Review: ‘Tender is the Night’ by F Scott Fitzgerald

I have something to admit…I love Pinterest. And, what’s more, I love finding beautiful quotes on Pinterest. Yes, I am one of those terrible people who has a whole page dedicated to glorious snatches of literary genius ( I try to justify my terrible twenty-first century whim by only pinning ‘impressive’ quotes from impressive people). Why admit this to you all? Well, I’m afraid it is this ‘Pinterest interest’ (ouch) that led me to my latest read.

At university, ‘The Great Gatsby’ was utterly destroyed for me by a module that applied every literary theory to the same book – never again can I read the section describing the orange machine. I shelved Fitzgerald as a reader, only embracing the novel again when Leo made his glorious moment as the eponymous character in Luhrmann’s film adaptation.

However, one day I was perusing my pinned quotations, known as ‘Wise Words’ on my page (I cringe as I type) and noticed that many of my Fitzgerald quotations were from his 1934 novel ‘Tender is the Night’ – a novel sat on my bookshelf but never opened as a result of first year horrors. So, I decided to take the plunge and threw myself into the world of Fitzgerald once again, with the hope that a novel with such glorious excerpts must be of merit.

How I wish I could write a happy ending to this tale…

The novel lost me from its uncomfortable and problematic premise where the protagonist Dick Diver totally abuses his position by marrying his schizophrenic  patient Nicole. It’s apparently acceptable because she’s pretty and vulnerable, taking the trope of damsel in distress to a truly disgusting extreme. It takes Diver a whole page and a half of musing that perhaps this isn’t appropriate before deciding to ignore morals and sensibility and doing it anyway.

Fitzgerald shows his only moment of sensitivity in then skipping the horrendousness that would be their wedding to the point, five years later, where their marriage, now joined by two young children, is beginning to crumble (shock horror I hear you say).

What then occurs is the reader being treated to the bizarre world of the affluent traveller of the 1930s, moving around Europe in an attempt for the Divers to avoid their problems and, in particular, Nicole’s struggle with her mental health. Each port of call involves Dick’s steady descent into alcoholism and shockingly obvious obsession with young actress Rosemary, whom he eventually beds. This decision, unlike the shocker at the start, takes Dick much more soul searching on his own ethics before, yet again, abandoning whatever moral compass he may once had bestowed on him (by the American Medical Council?!)

There is also a completely bizarre scenario involving disposing of a dead body found in Rosemary’s room in the same style that someone might throw out rubbish – Fitzgerald seems to have is focus completely skewed on what makes an exciting plot.

The only glory comes from when Nicole finally grows some proverbials and decides to bed an admirer, putting the final nail in to the coffin of the Diver marriage , to the relief of any reader.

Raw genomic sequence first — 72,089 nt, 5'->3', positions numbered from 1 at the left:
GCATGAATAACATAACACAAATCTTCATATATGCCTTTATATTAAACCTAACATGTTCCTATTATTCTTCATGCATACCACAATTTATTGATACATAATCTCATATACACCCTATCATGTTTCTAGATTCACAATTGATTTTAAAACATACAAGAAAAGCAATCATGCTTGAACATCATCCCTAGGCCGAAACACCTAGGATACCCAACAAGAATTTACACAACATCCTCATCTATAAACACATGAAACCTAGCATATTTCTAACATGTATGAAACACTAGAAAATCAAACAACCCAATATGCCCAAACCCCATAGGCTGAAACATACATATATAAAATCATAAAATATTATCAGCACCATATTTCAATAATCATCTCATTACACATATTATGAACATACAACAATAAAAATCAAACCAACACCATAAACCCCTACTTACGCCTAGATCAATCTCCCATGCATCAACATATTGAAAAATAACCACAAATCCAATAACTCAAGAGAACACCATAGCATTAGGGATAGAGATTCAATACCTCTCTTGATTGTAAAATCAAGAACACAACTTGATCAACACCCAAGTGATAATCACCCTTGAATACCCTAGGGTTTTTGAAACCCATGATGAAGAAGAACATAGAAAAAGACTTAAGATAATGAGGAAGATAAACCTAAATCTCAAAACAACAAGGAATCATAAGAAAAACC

‘Tender is the Night’ is a semi-autobiographical novel as Fitzgerald’s wife suffered with mental health. However, if sympathy for the male within such a marriage was his intention, he is so far off the mark he’s shooting in a different field with Diver. Never has the name ‘Dick’ been more appropriate for a man who casually abandons his vulnerable wife and disaffected children in the pursuit of brandy and girls young enough to be his daughters.

In a nutshell, after reading this novel I have removed it from my bookshelf and every ‘pinnable’ quote from my ‘Wise Words’ board – now not being able to separate them from the horror that is this novel.

K ~


Review: ‘We Are All Completely Beside Ourselves’ by Karen Joy Fowler


As is the nature of a prolific bookworm, you reach the stage where, while you enjoy the plots of books, they cease to surprise you. That is why reading ‘We are Completely Beside Ourselves’ by Fowler is such a joy. It has been a number of years since I have had to incredulously scan back to work out how I could have possibly missed such a twist in a tale.

Being the daughter of two psychologists herself, Fowler is masterful in her depiction of the young life of Rosemary and her two siblings – both of which disappear from her life. The book follows Rosemary at various points in her childhood through adolescence, trying to piece together the mystery of their disappearance and her own identity in light of it all.
Shortlisted for the Man Booker prize in 2014, the first person narrative takes on an informative tone throughout – often Fowler having her protagonist aware that she is speaking to the reader about her life. This is gradually subverted as we discover how unreliable Rosemary actually is; her story flitting back and forth, revealing more and more of her bizarre upbringing surrounded by researchers.
Fowler dodges the pitfall of cliché that often arrives with a coming of age narrative by steering clear of a romantic solution to Rosemary’s idiosyncrasies which is entirely refreshing.
In fact, the novel itself feels like a breath of fresh air, offering up a genuinely original narrative for the prolific reader who has become complacent in their assumptions of plot.

K ~